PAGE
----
‘Barbarian’ may be the best horror movie of the year


Jackson Piercy

Staff Writer

The real barbarian was the friends we made along the way. Photo courtesy of imdb.

I think it’s pretty safe to say that the horror genre is at a bit of a crossroads. On one end, you can find piles upon piles of franchise schlock and piles of unremarkable horror movies that you would almost be comfortable taking your mom to. The other leads to this emerging genre of horror that has the capability of being so ambiguous, you might not even realize that the projector just broke and you find yourself sitting in a dark room with a bunch of strangers for two hours.

Now, of anybody, I should be the last one to criticize either side of the road, seeing as I don’t have the know-how for schlock nor the clout for ambiguity. What I can say, however, is that I know good horror when I see it. “Barbarian” seems to be paving its own way, seemingly a middle path that leans both into the schlock but also leaves enough room to treat the audience with at least a shred of dignity.

Tess (Georgina Campbell) is staying in an Airbnb in a disheveled neighborhood in Detroit, to put it nicely. Her house out there seems to be the only one with four standing walls, and as luck would have it, there seems to be some other guy, Keith (Bill Skarsgård), who seemed to have booked the same house by accident. Rather than leave Tess in the rain in a neighborhood like this, Keith invites her in and they decide to call the agency in the morning. Though, after a strange bump in the night, Tess figures there may be more to the house than the nice furniture and dorky resident may lead her to believe…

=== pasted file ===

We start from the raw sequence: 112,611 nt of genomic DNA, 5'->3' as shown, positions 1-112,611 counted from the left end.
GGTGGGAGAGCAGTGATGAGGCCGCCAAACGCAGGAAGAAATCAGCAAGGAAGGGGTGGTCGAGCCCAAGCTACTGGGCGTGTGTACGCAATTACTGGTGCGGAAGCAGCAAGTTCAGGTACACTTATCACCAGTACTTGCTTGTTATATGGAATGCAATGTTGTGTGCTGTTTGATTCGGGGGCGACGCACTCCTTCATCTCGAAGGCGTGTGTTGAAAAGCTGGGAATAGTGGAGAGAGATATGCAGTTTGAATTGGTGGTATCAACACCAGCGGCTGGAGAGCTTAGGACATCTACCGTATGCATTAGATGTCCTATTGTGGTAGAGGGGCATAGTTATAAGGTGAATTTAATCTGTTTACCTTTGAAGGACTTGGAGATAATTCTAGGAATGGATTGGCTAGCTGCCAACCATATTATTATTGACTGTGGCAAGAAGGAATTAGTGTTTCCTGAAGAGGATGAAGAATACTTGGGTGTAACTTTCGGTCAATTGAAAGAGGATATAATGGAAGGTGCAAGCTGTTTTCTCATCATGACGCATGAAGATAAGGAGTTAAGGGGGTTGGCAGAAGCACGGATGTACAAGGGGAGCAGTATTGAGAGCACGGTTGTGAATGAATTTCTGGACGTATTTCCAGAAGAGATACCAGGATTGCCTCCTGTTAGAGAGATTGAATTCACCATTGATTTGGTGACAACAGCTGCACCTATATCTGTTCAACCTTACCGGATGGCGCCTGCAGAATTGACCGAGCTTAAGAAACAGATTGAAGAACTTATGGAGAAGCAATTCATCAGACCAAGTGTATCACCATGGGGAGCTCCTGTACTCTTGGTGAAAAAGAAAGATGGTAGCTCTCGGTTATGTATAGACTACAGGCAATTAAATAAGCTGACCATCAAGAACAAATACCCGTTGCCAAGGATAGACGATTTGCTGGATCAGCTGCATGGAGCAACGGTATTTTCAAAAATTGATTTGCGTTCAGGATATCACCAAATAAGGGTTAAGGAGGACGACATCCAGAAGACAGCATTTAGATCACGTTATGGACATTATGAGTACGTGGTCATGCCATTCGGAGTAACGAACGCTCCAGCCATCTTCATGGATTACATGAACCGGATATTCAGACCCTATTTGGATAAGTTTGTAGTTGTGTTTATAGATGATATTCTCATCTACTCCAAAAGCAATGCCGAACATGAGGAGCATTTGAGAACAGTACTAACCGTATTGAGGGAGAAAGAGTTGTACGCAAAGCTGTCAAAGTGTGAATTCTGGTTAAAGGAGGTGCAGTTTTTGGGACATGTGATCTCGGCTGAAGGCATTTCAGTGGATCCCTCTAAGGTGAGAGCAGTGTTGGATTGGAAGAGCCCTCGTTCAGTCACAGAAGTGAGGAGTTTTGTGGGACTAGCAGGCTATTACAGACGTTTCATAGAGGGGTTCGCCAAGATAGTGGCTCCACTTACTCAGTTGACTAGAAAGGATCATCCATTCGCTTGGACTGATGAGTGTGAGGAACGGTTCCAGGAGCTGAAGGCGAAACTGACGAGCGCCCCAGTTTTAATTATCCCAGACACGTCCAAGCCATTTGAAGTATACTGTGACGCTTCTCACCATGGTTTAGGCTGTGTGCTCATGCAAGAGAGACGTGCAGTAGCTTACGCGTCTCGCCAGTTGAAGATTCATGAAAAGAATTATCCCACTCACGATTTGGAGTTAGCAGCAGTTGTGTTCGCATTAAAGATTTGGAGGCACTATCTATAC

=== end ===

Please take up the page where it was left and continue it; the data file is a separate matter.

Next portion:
I’m going to try and avoid as many plot details because the story of the first thirty minutes is led in a direction that is completely different than you may think. This movie is barebones in all the best ways, and having little backstory and no more than five major players in the story makes this film much more than the sum of its parts. Bill Skarsgård probably brings his best performance in a horror movie to date, and that’s really saying something after he played Pennywise the Dancing Clown in the recent “It” duology that put his name on the map.

Georgina Campbell may be our lead character, but I will put it that she is in no way a typical “final girl” or “damsel in distress.” I will also say that Justin Long’s AJ may be the real surprise performance of the film. Long has a history of playing loveable losers on the silver screen, but after this movie, I can’t stand to see his face. Not only in the performances, but the atmosphere in this picture is also so thick you can cut it with a knife, which is infinitely impressive, seeing what they have to work with toward the last two-thirds of this movie.

To not watch this movie (now on HBO Max) would be doing yourself a disservice. The performances from every single character, the writing that is smarter than it gives itself credit for, and the near-perfect execution in all the aspects that needed it. I don’t think it will win any Oscars, but this is precisely the film that it needs to be, which is something I can hold in much higher regard than any golden statuette.